“Talking with Raven,” Shellenberger said, “I find that she has a real clear vision as to what she wants. She even spoke, not in details, but she spoke of the dreams, the vision she has for some creative programs that will bring more vocational programs into our schools, which we’ve all been trying to do. Sometimes it takes new blood to get something like that sparked. I thinks she’s got that desire to look for new resources to help us, so that during this funding crunch, we find new sources to keep programs that make Flagler County special going, whether it’s the service learning program, whether it’s Phoenix Academy, whether it’s Pathways Academy, whether it’s the strings program. No matter what it is, all of these programs is what makes Flagler County so special because we are reaching young people that are interested in something completely different.”
Three other issues about Fischer concern Shellenberger: his inflexibility, his tendency to make up stories, and his micromanaging ways.
“I don’t know how flexible he is or will be in compromising on some of the problems that come up. It’s not always about the dollar you spend,” Shellenberger said, referring to Fischer’s insistence, though vague, of wanting to look for cuts in the budget. “Sometimes you have to spend that extra dollar to have a Pathways program for students that make some very, very poor decisions. They’re still good kids, but they make some poor decisions, and if we don’t have programs to try to keep them and help them understand why their decision was wrong and what they could do to make better decisions in the future, obviously they’re going to end up getting kicked out. We can’t do that. We need to stop and try to keep them from doing that.”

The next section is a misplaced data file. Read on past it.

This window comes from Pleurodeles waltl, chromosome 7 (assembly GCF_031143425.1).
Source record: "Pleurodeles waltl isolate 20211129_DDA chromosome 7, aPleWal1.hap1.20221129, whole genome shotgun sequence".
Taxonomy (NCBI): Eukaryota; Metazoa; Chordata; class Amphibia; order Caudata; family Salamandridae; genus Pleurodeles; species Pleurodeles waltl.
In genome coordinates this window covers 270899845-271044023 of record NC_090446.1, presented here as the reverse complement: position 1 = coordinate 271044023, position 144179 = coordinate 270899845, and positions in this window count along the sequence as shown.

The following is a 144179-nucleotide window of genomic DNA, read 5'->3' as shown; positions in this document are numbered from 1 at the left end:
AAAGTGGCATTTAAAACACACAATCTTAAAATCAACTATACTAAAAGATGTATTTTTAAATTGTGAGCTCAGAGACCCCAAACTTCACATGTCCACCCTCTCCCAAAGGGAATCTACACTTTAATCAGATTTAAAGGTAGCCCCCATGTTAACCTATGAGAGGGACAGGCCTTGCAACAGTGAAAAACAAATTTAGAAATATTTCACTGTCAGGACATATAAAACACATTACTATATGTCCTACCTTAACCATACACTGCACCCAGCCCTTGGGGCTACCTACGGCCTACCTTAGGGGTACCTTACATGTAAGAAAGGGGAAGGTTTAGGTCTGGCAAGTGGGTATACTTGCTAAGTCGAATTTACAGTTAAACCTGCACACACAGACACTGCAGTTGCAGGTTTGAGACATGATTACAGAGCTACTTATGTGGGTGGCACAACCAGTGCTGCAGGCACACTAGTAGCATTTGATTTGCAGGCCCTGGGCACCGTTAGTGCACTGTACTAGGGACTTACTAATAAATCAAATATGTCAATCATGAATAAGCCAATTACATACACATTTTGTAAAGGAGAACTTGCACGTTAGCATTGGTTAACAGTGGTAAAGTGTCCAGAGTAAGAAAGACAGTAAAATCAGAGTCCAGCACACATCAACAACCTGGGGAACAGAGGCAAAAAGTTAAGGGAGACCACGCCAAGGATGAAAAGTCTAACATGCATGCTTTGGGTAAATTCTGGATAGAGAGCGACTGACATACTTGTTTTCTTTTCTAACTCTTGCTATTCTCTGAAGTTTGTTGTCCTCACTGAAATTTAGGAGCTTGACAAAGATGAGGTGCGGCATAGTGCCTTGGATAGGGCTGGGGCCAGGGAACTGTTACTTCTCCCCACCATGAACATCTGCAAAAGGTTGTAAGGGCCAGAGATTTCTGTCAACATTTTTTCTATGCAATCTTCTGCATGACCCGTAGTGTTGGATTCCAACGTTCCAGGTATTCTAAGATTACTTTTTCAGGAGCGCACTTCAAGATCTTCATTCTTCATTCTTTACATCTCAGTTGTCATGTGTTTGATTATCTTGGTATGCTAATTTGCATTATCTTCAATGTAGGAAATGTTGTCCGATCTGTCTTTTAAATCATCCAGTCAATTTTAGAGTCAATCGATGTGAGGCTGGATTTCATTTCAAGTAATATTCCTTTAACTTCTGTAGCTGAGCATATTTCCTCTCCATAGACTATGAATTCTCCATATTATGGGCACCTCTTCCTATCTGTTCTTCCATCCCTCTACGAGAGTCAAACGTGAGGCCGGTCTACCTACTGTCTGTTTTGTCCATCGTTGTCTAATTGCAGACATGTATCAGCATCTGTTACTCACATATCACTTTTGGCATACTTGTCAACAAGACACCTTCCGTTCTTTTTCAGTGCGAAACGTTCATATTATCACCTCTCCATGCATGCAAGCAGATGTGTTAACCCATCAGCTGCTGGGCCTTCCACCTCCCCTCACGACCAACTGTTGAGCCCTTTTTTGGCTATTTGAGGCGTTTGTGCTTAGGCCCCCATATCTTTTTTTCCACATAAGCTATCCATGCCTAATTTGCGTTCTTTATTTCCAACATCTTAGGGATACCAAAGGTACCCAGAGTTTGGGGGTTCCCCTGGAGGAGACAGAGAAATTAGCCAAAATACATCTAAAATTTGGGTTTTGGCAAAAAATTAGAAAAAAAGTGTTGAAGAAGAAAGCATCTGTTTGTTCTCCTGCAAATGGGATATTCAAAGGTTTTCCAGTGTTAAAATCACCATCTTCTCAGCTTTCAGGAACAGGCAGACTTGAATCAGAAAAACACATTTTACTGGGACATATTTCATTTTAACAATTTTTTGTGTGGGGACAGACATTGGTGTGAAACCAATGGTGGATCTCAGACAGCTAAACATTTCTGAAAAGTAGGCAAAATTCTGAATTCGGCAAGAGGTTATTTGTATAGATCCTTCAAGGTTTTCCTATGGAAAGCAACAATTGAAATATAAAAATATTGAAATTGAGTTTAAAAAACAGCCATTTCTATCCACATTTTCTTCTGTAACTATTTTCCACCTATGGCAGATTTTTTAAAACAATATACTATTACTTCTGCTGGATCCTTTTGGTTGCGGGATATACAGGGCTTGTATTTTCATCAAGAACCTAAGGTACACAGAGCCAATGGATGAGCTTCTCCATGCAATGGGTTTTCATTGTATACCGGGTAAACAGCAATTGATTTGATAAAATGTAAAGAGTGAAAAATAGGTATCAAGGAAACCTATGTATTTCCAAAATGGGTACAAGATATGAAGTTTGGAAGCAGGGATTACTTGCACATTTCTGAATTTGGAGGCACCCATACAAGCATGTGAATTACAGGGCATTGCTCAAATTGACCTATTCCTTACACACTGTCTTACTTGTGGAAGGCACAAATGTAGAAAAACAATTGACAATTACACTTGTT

Fischer frequently speaks of a list of things he’s advised the school board to do, and that the school board has implemented. That’s just not true, Shellenberger said: “It is as if he had been an advisor to the current school board, to put it very bluntly. One example of what he said is he asked us to go and visit high-performing school district. We are a high-performing school district. We have people coming from all around the state weekly from all around the state to see programs we have going on, as well as out of state.”
Finally, Shellenberger is concerned about a prospective school board member who’d meddle too much in the administration. Fischer defined his role as a school board member this way: “To oversee the entire school system as a hands on person.” That’s actually the school superintendent’s job description. “Most decisions made by the school board,” he added, “are budgetary and contractual. My business background and the fact that I am a common sense person-thinking before acting-will make me effective in these areas.”